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I think by 2062 it will look more like Paul Taylor’s “Airs”, still classical-based technique, still performed to classical music, but less academic steps in actual performances, more fluidity of movement and costumes, and without pointe shoes.

God... save me from that sight...

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Unfortunately, like the heroine of "Avatar" and the daughter in "The Incredibles."

That's my intuitive sense too

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Female principals and soloists will be shorter due to the avg shorter height of male dancers. Male dancers will be more widely accepted and revered by society.

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Female principals and soloists will be shorter due to the avg shorter height of male dancers. Male dancers will be more widely accepted and revered by society.

Interesting, and counter to my original agreement about those who go for long legs and willowy appearance. Your pragmatic explanation makes sense, bagg.

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Balanchine loved to have tall women with medium/medium-tall sized men. Although tiny Madeleine Eastoe is one of my favorite dancers -- because she dances as if she were 5'7" -- I would rue the day when ballerinas are like tiny gymnasts.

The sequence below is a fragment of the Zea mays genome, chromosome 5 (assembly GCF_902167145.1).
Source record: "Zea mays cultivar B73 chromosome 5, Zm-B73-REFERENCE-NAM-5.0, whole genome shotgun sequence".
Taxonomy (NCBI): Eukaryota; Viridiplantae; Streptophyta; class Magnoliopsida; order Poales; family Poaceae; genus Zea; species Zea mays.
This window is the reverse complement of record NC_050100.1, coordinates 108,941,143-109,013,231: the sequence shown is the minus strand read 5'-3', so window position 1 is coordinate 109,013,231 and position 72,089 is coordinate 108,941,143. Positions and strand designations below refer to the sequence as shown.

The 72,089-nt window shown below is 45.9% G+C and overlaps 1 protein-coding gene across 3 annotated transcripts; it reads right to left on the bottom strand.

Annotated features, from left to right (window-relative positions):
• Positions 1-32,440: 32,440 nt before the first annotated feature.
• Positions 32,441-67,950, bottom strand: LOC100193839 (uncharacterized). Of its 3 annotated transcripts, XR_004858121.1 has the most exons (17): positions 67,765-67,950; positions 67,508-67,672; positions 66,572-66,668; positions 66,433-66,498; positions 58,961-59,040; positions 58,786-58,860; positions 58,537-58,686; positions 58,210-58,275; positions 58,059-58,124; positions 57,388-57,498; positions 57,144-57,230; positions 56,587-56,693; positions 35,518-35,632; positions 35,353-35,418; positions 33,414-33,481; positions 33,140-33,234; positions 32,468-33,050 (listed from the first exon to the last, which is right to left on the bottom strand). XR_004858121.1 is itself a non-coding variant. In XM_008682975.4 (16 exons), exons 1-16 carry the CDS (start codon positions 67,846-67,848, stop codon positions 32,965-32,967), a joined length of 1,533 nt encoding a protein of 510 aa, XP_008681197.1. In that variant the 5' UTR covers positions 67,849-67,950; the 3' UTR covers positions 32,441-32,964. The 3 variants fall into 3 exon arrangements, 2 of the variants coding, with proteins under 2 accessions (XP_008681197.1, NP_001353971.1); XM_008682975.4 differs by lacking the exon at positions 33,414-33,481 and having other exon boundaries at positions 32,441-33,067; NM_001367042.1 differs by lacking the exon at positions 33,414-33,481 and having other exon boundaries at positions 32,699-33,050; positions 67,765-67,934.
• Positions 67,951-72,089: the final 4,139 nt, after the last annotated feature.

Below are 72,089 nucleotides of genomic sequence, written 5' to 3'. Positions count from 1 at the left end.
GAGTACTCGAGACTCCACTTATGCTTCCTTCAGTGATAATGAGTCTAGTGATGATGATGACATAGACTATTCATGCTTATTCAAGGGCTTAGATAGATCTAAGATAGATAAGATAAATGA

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Wasn't that Balanchine after seeing Isadora Duncan? If not, I'm sure he said something equally rude.

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If the current trend continues, future ballerinas will look like the 2012 U.S. Women's gymnastic team. Bulky and muscular with athletic prowess but without an ounce of grace or elegance. Many people even ballet fans today equate ballet with sports or overvalue athleticism in ballet, so it makes sense that future ballerinas will have powerful builds and sportier technique overwhelmingly prized over innate lyricism. Natalia Osipova has jumpstarted this trend IMO.

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I think there will be less one overarching trend and a greater appreciation for a variety of physiques. There will be short Odettes and Myrthas, athletic Auroras and Giselles. And I think it will be a good thing, because artistry and stage presence will count for more than size. It seems to be happening already, with small dancers like Osipova and Obraztsova leaving their home companies for greener pastures with more acceptance of dancers breaking type.